ALBANY, GA (WALB) - It's that time of the year when everyone is patiently waiting to receive those meticulous documents that you need to have for a successful visit at the tax office.
You may refer to them as the alphabet soup of forms: W-2s, 1099-S. If you misplace this paperwork, it can cost you money or even lead to an unwelcome call from the Internal Revenue Service (IRS).
Let's start with W-2s. According to Investopedia, it's the standard IRS form that employers are required to send employees at the end of each year.
By the end of this month, every employee should have a W-2 in the mailbox.
It's the summary of the payroll amounts and taxes that were paid to the employee in the applicable tax year.
The W-2 tells the employee what their employer reported to the IRS with regard to the employee's gross wages, federal withholding tax, Social Security tax, Medicare tax, and any state and local income taxes that were withheld.
It also includes amounts such as payments made for non-qualified benefit plans and dependent care benefits, like your company health insurance or 401K plan.
Those special deductions are often listed in the 11-14 boxes on the W-2 form. If you forget to check those boxes, you could be leaving money on the table.
According to Investopedia, the 1099 form provides information to the IRS about certain types of income from non-employment-related sources.
There are several 1099s, here the four most common forms:
- 1099-DIV: Dividends and Distributions, if you own a stock or mutual fund that pays dividends, you should receive this form.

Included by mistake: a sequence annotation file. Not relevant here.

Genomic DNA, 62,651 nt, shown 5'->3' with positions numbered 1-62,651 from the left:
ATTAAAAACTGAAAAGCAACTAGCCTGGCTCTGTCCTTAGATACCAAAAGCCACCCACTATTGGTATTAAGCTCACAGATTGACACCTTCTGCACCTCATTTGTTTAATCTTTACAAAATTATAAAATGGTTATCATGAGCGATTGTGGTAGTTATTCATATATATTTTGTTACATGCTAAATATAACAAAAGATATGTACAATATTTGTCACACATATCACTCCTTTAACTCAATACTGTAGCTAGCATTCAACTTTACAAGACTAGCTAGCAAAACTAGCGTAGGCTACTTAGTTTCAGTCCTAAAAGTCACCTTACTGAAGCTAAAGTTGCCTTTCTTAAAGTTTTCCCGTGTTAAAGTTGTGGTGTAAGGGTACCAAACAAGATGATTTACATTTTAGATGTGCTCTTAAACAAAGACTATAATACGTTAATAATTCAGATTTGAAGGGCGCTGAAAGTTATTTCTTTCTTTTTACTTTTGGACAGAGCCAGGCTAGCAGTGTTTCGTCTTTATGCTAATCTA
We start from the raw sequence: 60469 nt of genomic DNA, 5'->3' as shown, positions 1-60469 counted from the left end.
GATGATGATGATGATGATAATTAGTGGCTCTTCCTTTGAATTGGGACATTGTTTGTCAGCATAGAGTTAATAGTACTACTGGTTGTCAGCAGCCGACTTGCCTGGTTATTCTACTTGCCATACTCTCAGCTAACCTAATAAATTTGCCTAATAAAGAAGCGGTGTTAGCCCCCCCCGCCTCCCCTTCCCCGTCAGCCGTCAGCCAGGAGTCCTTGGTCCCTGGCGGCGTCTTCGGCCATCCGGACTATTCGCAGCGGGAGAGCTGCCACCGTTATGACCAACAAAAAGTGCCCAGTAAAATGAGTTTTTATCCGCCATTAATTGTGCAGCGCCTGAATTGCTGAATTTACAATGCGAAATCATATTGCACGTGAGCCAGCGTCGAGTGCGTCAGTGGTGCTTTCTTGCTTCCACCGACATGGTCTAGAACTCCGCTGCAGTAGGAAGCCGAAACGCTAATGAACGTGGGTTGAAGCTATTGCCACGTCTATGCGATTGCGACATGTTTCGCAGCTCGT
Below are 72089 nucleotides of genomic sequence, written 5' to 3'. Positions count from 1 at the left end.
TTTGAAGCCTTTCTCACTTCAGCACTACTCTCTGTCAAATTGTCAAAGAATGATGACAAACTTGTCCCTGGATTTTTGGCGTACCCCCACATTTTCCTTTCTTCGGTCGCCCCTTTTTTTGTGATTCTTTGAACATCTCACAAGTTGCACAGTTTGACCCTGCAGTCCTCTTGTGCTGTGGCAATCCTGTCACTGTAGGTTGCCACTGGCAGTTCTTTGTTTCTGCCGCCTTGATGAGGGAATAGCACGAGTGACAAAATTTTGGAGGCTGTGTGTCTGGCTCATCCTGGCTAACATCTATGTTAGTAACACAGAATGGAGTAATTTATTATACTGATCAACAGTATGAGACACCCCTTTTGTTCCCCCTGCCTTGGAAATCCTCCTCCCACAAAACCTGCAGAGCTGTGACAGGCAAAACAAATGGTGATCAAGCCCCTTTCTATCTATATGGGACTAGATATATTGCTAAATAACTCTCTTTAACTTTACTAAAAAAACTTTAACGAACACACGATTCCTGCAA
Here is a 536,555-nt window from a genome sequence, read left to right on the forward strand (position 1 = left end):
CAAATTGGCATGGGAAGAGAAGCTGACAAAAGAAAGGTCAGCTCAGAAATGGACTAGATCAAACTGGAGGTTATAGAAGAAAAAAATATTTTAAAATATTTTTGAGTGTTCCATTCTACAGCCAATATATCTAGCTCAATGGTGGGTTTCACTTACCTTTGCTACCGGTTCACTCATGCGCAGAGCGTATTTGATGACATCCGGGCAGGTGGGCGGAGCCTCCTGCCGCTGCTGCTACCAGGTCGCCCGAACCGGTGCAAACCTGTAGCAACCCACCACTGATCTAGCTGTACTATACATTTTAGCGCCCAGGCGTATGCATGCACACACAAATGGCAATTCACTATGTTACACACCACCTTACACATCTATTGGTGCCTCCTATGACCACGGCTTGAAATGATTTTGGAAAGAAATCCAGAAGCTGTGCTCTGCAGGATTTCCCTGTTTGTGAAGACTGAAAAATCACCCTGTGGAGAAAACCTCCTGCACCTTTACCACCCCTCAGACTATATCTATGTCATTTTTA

- 1099-INT: Interest Income, you should receive this form if you have a checking, savings or another bank account that earns interest.
- 1099-MISC: Miscellaneous Income, you should receive this form if you worked for someone as an independent contractor.
- 1099-R: Distributions From Pensions, Annuities, Retirement or Profit-Sharing Plans, IRAs, Insurance Contracts, etc., if you received $10 or more from your IRA or one of the other sources of retirement income listed here, you should receive this form.
So if you've branched out into stocks or mutual funds, you should get a 1099-DIV form for each stock, mutual fund or money market account.
Saving for a new home or child's college?
That's also taxable. Get statements on those accounts.
Many residents often rush to file their taxes without having all the necessary paperwork.
"Most of the errors on tax returns are not errors of omission of mis-entering or mis-reporting but an error of omission, omitting the information from the tax return and failure to give that information to your tax preparer," Liberty Tax Service Chairman, John Hewitt explained.
Those ambitious entrepreneurs will have a bit more work. You'll have to gather all receipts and documentation for business-related expenses, from the mileage records you kept when using your car for business to the office supplies you bought.
Tally up those charitable contributions, business expenses, mortgage payments, and other common tax deductions.
"The most common thing missed is automobile expenses, so for example, if you have charitable deductions and give to charity and you use your vehicle to drive back and forth because you're an officer of the organization," Hewitt added.
And a big one, make sure you have the social security numbers and birth dates of your dependents from elderly parents to infants.
Now that you're all set, make sure you set an appointment with a credible tax professional that has a good rating with the Better Business Bureau.
According to Hewitt, residents should "find a preparer that digs for deductions to make sure that you get everything you're entitled to. Find someone who's going to give you advice on how to guide on your financial future."
Those of you who are a bit more tax savvy can file at home on tax software services like Turbo Tax.